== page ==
Here’s where added sugars are lurking in your toddler’s food
New research presented this week by the U.S. Centers for Disease Control (CDC) found that many American toddlers are eating more added sugar than is recommended for adult women.
The study looked at 800 children aged between six months and two years old, and found that 85 per cent of them were consuming added sugars on any given day. Nearly all toddlers between 12 and 23 months old were eating added sugar on a daily basis.
Toddlers between 19 and 23 months old, were consuming on average about seven teaspoons of added sugar per day — more than the six teaspoon limit recommended by the American Heart Association for adult women. Children under two shouldn’t eat or drink any added sugar.
The study was based on a survey where parents recalled what they had fed their children, so it’s not perfect data — it’s hard for people to remember exactly what they ate or prepared on a given day — but CDC researchers guided people through a detailed interview process to help cut down on mistakes.
In this study, the researchers only looked at added sugars, not those that are naturally present, like the sugars in an apple for example.
“The concern with these sugars is they’re really empty calories,” said study author Kirsten Herrick, a nutritional epidemiologist at the CDC.
“They have lots of energy in them but not all of the vitamins and minerals or fibre that you’d want to go along with that energy.”
Eating too much sugar can contribute to cavities, and according to some research on older children, even contribute to risk factors for cardiovascular disease or change the child’s taste preferences, she said.
WATCH: Canadian study finds added sugar in ‘healthier’ packaged snacks, baby food
And it’s not just Americans. Registered dietitian Rosanne Robinson, who runs Blueprint Nutrition in Waterloo, looked at data for slightly older Canadian children.
“When I looked at how much added sugar they’re consuming on average at each of their meals and snacks, it was staggering,” said Robinson.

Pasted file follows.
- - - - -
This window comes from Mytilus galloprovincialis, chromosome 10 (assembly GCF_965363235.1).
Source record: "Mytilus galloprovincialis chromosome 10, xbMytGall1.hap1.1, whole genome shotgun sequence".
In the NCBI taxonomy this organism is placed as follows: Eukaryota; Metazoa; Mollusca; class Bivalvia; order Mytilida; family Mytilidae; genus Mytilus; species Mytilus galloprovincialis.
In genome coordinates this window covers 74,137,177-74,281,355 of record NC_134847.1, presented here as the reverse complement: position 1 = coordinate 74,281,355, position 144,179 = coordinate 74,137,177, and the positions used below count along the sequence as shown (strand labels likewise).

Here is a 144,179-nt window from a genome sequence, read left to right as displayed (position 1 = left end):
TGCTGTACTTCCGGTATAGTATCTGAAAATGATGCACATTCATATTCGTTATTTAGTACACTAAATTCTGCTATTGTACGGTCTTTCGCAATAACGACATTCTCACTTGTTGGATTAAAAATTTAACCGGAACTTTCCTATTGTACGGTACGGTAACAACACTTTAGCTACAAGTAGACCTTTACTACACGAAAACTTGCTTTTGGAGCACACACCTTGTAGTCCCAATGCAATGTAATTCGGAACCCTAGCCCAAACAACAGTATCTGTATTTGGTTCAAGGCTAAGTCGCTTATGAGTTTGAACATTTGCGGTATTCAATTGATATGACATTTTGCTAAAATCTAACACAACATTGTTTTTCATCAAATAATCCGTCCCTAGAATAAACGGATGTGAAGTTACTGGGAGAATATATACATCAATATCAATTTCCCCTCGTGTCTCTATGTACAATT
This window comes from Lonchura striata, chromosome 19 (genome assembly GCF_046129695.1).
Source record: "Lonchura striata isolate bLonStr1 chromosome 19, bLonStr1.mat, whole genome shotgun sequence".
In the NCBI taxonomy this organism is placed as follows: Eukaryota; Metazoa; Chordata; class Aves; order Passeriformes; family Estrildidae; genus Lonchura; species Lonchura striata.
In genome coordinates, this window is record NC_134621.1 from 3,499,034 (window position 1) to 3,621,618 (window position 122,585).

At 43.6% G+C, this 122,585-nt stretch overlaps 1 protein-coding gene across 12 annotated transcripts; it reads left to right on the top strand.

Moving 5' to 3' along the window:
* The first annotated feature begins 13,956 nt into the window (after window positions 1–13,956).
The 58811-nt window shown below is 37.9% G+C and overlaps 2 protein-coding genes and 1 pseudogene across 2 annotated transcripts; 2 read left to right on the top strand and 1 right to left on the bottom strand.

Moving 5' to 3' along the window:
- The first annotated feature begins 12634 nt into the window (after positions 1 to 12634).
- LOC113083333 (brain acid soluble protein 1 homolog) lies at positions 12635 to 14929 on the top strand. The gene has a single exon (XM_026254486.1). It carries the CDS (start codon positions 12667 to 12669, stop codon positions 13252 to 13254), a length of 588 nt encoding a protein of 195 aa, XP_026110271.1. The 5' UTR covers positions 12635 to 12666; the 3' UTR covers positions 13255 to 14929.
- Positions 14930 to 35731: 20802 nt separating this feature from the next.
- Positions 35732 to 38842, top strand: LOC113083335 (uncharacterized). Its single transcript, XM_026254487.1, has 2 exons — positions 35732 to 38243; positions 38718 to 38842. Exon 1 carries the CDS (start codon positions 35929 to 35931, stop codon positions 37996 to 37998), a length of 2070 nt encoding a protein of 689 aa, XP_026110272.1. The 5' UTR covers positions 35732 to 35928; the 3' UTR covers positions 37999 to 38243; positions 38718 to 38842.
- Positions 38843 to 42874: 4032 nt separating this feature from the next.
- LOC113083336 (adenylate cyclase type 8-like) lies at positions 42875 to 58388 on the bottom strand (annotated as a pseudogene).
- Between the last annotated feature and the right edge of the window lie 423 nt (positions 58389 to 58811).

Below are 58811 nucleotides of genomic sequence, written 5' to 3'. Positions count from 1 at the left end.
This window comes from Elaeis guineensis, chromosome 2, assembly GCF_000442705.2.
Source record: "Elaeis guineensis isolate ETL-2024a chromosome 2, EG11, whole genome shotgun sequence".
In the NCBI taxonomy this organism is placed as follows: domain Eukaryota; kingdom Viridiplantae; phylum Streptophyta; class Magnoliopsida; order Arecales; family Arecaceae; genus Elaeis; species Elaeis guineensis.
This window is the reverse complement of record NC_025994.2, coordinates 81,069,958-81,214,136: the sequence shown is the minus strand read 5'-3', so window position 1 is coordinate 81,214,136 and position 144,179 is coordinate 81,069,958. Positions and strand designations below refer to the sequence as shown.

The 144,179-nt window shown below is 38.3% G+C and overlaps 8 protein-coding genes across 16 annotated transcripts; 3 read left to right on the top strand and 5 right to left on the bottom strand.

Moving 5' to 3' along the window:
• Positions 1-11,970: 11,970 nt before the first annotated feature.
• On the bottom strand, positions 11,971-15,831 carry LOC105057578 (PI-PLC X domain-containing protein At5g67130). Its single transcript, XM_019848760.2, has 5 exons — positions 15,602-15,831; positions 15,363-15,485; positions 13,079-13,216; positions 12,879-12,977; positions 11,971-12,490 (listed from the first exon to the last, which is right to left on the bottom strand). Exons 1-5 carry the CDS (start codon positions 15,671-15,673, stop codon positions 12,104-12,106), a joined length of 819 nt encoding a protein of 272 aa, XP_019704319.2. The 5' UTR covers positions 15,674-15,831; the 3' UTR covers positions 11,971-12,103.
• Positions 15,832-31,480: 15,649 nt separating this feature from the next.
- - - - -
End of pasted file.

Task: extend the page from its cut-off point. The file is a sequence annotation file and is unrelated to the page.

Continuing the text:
But where is all that added sugar coming from? Here are some of the major culprits.
Sweetened fruit juices are the biggest source of added sugar for toddlers, said Herrick, who pointed to previous research in the area. They accounted for 23 per cent of added sugar intake alone.
Robinson isn’t even a big fan of 100 per cent fruit juice when it comes to sugar. Although that’s natural sugar.
“When you squeeze an orange, you’re just getting the juice,” added Robinson. “You’re not getting the fibre and the pulp and everything else that you’re left holding in your hand. You’re just getting the sugar.”
Packaged cookies and snacks
Some kinds of cookies, like arrowroot biscuits, are increasingly being marketed to young toddlers, said Robinson. And they have lots of added sugar.
“They’re marketed towards babies but they’re just full of white flour and added sugar. But they have this baby label on it.”
Even if the cookies are labelled “organic,” that doesn’t mean they’re healthy, Robinson said. The same goes for “snack puffs” — small, convenient finger foods that dissolve on a baby’s tongue. “There’s a lot of baby food puffs and they can have a bit of added sugar,” she said.
And while most parents she sees at her practice tend to plan out their child’s meals fairly well, snack time often means easy, pre-packaged items.
Cookies and cakes represented about 15 per cent of the added sugar that toddlers were consuming in the study Herrick referenced.
Yogurt and breakfast cereal
Many children’s breakfast cereals are full of sugar, said Robinson, and yogurt can be too.
Interestingly, most baby foods don’t contain added sugar, she said, although she has a different complaint about the ubiquitous, squeezable baby food pouches on sale at supermarkets: “It’s just applesauce.”
Applesauce is often the first ingredient in many of these foods, she said, and it would be much cheaper to just buy a big jar of sauce than individual pouches.
WATCH: All sugar affects your body the same way, despite the myth that certain types of sugars are better than others for your health.
Both Herrick and Robinson suggest fresh fruits and vegetables as an alternative to products that contain added sugar.
“When it comes down to it, it’s not rocket science, choosing fresh fruits and vegetables, plain white milk instead of chocolate milk. Plain yogurt and sweetening it with strawberries or applesauce,” said Robinson.
“The same advice that we have for older people can apply to kids. If you want to make sure you avoid added sugars, choose the things that you know don’t have them in them like fresh fruit and vegetables,” said Herrick.
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